Hummingbird Migration in Utah

When Do Hummingbirds Arrive in Utah?

Utah’s 10 migrating hummingbirds begin arriving as early as March and continue north to their preferred nesting area, somewhere near their own birth.
The last of the spring migrating hummingbirds are gone by mid-June, however, many will stay in Utah for the rest of the summer.

Utah has two year-round residents; the Anna’s and Costa’s hummingbirds.

What Are The Most Common Hummingbirds Seen In Utah?

The most common hummingbirds seen in Utah are the Black-chinned and Broad-tailed hummingbirds.
On average, out of 10,000 hummingbird sightings in Utah, 4,877 (49%) will be Black-chinned hummingbirds.
On average, out of 10,000 hummingbird sightings in Utah, 3,190 (32%) will be Broad-tailed hummingbirds.

Sighting Maps:
Black-chinned hummingbird sightings in Utah
Broad-tailed hummingbird sightings in Utah

Beginning their northern journey from as far away as Panama, or as close as Mexico, migrating hummingbirds arrive in Utah in March, some late migrators may arrive as late as mid-May, but by the end of June, all hummingbirds that are migrating further than Utah are gone from Utah.

The first migrating hummingbirds will be males followed by the females about a week later. The males arrive first to stake out the territory that they will defend as they try to attract a female.

Calliope hummingbirds will probably be the first migrating hummingbirds to arrive in Utah.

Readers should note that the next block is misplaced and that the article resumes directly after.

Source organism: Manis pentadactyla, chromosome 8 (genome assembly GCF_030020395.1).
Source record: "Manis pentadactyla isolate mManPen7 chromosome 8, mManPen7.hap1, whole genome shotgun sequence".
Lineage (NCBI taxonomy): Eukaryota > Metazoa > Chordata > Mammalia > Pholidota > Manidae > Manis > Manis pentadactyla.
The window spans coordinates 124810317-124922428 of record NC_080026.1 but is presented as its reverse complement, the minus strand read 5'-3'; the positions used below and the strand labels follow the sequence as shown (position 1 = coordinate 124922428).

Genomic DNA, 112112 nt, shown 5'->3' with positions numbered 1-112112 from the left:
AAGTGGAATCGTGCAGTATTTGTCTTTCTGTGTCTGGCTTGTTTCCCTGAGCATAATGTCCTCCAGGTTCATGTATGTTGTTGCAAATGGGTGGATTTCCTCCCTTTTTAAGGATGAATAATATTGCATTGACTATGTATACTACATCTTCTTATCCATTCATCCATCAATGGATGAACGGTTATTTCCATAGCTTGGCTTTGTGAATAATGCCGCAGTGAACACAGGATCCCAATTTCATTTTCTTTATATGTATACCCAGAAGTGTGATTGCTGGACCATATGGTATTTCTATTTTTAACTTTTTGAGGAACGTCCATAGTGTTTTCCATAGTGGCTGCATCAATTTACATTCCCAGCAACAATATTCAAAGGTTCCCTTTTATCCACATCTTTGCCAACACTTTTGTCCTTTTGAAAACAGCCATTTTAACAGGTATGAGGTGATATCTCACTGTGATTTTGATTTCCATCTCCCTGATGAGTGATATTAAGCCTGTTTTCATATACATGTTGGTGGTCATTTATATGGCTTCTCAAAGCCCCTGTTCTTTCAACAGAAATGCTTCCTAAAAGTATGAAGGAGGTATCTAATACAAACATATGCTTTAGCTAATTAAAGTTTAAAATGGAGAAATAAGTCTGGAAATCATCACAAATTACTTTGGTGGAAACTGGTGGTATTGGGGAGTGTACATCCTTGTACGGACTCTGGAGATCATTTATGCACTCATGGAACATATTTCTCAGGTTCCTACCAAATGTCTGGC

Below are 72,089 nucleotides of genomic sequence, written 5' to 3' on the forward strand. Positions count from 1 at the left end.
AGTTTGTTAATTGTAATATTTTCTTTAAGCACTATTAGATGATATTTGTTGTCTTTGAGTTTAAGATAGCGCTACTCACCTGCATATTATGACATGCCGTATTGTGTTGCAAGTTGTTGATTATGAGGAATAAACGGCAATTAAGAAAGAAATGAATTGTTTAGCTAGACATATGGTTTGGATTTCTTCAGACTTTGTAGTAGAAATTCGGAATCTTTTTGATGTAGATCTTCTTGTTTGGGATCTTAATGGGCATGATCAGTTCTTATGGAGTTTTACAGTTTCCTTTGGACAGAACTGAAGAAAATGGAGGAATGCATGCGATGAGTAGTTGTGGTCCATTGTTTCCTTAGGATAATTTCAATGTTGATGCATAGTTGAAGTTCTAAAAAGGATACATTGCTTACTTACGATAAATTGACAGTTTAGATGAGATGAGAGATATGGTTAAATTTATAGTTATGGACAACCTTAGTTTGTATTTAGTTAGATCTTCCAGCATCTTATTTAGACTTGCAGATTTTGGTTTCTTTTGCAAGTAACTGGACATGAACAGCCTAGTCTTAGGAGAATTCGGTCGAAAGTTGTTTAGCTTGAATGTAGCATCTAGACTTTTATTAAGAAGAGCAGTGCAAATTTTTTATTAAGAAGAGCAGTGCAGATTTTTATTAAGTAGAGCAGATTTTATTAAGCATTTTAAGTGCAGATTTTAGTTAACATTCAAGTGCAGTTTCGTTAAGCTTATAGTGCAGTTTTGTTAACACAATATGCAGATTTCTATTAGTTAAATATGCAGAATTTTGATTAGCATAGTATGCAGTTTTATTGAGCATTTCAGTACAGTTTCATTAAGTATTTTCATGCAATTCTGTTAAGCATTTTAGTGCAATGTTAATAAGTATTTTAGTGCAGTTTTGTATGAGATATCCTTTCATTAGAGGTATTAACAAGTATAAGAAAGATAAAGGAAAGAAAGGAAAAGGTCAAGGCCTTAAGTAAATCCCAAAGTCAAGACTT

Keep your eye out for the brightly colored gorget of the male, the females will start showing up at your feeders about a week later.
See my article: How to Identify a Hummingbird’s Gender in 4 Easy Steps

Hummingbirds starting their spring migration from Panama need to fly about 2,900 miles to reach the center of Utah.

Hummingbirds starting their journey from the Mexican border need to fly about 800 miles to reach the center of Utah.

What Hummingbirds Breed and Nest in Utah?

Utah has four hummingbirds that breed and nest in Utah:

  • Black-chinned hummingbirds, the most common hummingbird seen in Utah.
  • Broad-tailed hummingbirds, the second most common hummingbird seen in Utah.
  • Calliope hummingbirds, they will be the first to arrive in March.
  • Costa’s Hummingbirds.

See breeding maps for hummingbirds that breed and nest in Utah:
Black-chinned Hummingbirds
Broad-tailed Hummingbirds

Calliope Hummingbirds
Costa’s Hummingbirds

The entire reason for northern migration, much like salmon swimming upstream to their place of birth to lay eggs, is to return to the area where they were born. There the female builds a nest, mates, and raises a family.

Once the female hummingbird reaches the breeding grounds the focus turns to building a nest and then finding a partner with which to mate.

Female hummingbirds prefer building nests 10 to 20 feet off the ground in deciduous trees.

It will take her between 5 and 7 days to construct the nest of materials such as plant down, moss, and fine plant fibers, decorated with lichens and held together by spider webs.
See my article: Hummingbird Parents: (Mating to Nesting)
See my article: Baby Hummingbirds: (Egg to Fledgling)